Thing is, my neighbors have pumpkins, fat and orange, all over their front steps — and not smooshed in the slightest bit. They are still there, entirely unmolested.

What’s more, I haven’t noticed any pumpkin guts on the surrounding streets. Odd, but not a big deal.

But this afternoon, it reappeared. I walked out into my backyard to check on my dog and his rollicking best friend and they were chewing on my pumpkin. Somehow, it had migrated from the front of the house to the back over the course of five days.

I examined it. Yes, it was the same warty skin and in pretty good shape except for a single abrasion across the top where the dogs got a hold of it.

Now, I was in the yard earlier in the morning and it was not there. I’ve been out all week and it wasn’t there.

And I can’t figure out what happened. Did my dog see me leave out on the front and run around just before bed time and stash it? Did ad overzealous squirrel try and snatch it away then get tired of lugging it around? Or did the youthful miscreant steal it and then have a change of heart five days later and gift it to my dog and his buddy?

Or did something more sinister happen, a rip in the fabric of time and space pull the pumpkin from Monday night and leave it close by on Sunday afternoon?

My dog was the only witness and he’s not talking.

Just people, just shoes

The woman was wild-eyed, yelling to anyone that would listen.

“Three hours!” she yelled. “Those Somalians have been in there for three hours! Those are our shoes they’re taking!”

The woman was one of the hundreds in Kennedy Park Friday morning waiting in line for free used shoes, donated by a charitable local business. I covered the event Friday and wrote about it for Saturday’s paper and I’m kind of amazed at the reaction it got and to the reaction to  another package we ran this weekend.

Amazed, but not surprised, mind you.

I thought I should maybe elaborate a little, explain just what I saw.

In front of me, there was a line, hundreds of people — mostly white but black, too—  stretching from the center of the park to its southern edge.

At the center, there was a  big cube truck surrounded by cardboard boxes. A group of people, mostly African American, sorted through the boxes, looking for shoes that fit.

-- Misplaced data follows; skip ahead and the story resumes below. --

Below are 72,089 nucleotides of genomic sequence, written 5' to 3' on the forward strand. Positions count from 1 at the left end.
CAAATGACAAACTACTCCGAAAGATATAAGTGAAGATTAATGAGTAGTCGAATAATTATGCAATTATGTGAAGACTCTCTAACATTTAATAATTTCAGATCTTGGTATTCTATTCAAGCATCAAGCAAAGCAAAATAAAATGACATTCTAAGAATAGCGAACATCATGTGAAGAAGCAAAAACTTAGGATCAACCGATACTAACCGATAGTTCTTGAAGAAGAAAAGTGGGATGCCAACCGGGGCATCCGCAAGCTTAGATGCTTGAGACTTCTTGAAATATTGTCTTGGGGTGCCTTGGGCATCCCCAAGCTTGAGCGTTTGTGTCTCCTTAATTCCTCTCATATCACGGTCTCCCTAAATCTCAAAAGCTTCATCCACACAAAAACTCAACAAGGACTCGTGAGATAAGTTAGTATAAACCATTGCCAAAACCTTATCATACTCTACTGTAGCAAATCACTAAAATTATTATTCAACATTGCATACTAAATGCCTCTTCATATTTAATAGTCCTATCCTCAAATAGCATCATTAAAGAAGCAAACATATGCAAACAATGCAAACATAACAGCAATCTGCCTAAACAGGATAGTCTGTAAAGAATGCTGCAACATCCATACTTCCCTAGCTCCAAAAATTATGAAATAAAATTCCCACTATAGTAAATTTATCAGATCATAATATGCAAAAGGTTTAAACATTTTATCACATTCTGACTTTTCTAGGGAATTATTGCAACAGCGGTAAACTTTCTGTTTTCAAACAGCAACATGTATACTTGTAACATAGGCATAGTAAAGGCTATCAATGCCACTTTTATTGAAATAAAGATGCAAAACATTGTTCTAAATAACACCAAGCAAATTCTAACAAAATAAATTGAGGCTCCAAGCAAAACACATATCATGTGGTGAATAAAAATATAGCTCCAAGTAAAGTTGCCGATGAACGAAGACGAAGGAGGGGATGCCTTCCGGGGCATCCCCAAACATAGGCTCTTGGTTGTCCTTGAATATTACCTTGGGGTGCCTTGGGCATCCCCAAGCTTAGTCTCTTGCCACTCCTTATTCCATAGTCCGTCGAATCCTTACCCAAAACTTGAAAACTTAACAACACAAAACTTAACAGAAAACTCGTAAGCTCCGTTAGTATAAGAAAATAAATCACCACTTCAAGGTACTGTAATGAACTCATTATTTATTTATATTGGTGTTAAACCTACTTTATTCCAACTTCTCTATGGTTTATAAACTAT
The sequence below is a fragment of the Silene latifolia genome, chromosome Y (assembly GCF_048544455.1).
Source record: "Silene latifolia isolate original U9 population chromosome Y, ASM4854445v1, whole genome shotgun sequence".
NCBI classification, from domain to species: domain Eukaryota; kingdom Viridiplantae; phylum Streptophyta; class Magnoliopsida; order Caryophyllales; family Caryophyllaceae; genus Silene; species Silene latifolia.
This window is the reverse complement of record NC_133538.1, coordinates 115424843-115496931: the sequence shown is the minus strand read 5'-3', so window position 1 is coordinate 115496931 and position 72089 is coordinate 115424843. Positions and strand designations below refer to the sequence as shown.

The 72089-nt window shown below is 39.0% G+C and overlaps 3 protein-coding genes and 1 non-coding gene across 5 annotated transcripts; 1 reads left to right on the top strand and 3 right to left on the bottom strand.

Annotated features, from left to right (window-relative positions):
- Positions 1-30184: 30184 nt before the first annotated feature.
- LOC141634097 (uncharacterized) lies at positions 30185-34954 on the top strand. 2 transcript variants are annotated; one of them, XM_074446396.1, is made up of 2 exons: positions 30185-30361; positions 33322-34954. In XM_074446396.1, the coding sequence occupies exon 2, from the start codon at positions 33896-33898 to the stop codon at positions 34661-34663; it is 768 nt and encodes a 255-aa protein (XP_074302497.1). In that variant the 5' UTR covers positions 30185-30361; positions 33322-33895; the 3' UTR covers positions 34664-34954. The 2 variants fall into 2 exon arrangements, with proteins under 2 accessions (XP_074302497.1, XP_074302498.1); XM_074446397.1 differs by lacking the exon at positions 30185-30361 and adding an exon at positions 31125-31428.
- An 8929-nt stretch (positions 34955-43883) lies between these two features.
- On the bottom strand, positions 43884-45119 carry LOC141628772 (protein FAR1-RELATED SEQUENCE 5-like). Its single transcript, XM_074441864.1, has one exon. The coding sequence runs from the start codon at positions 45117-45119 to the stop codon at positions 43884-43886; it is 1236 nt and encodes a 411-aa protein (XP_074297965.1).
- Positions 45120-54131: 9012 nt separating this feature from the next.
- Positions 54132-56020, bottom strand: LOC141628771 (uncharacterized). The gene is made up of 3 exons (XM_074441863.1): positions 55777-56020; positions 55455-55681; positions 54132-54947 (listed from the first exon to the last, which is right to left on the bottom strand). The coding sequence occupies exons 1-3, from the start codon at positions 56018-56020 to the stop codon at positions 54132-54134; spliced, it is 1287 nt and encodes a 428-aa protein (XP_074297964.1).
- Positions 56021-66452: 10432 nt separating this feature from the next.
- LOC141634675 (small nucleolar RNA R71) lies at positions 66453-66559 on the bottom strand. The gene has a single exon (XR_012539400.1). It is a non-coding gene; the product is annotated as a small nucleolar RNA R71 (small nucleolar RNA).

Most of the people in line looked anxious, happy to have a chance to get some decent shoes but worried the shoes would be gone before the reached the front. Most were in good spirits — it was a nice day in the park, after all.

But a few were pissed, like the wild-eyed lady. They complained that the Somalis were taking all the good shoes, that they had no respect, that they were being allowed to sort through the piles for three hours.

Never mind that organizers limited shoe giveaways to four pairs per person or that the giveaway had been going for less than an hour. They insisted that those Somalis were hogging all the shoes.

But there was more. Farther to the north, a group had gathered around the Salvation Army canteen truck to get free coffee and sandwiches. While they talked, sipping their coffee, I noticed each one had a shoe box tucked under the arm.

There wasn’t a Somali among them, and yet somehow they’d all managed to get their free shoes before anyone else.

Reaction to the story was typical. We received a lot of comments from folks complaining that we somehow hid the real truth, that un-American hordes had descended on the shoe giveaway, making sure that decent, hardworking folks were shut out. Why didn’t I report that?

That’s not what I saw.

I saw people standing in line to get free shoes, just people, and far too many of them. I saw a great thing, local people and businesses working hard to make sure those less fortunate have decent footwear. What matters is that they were less fortunate, and that they needed those shoes.

And in the end, they were all just people.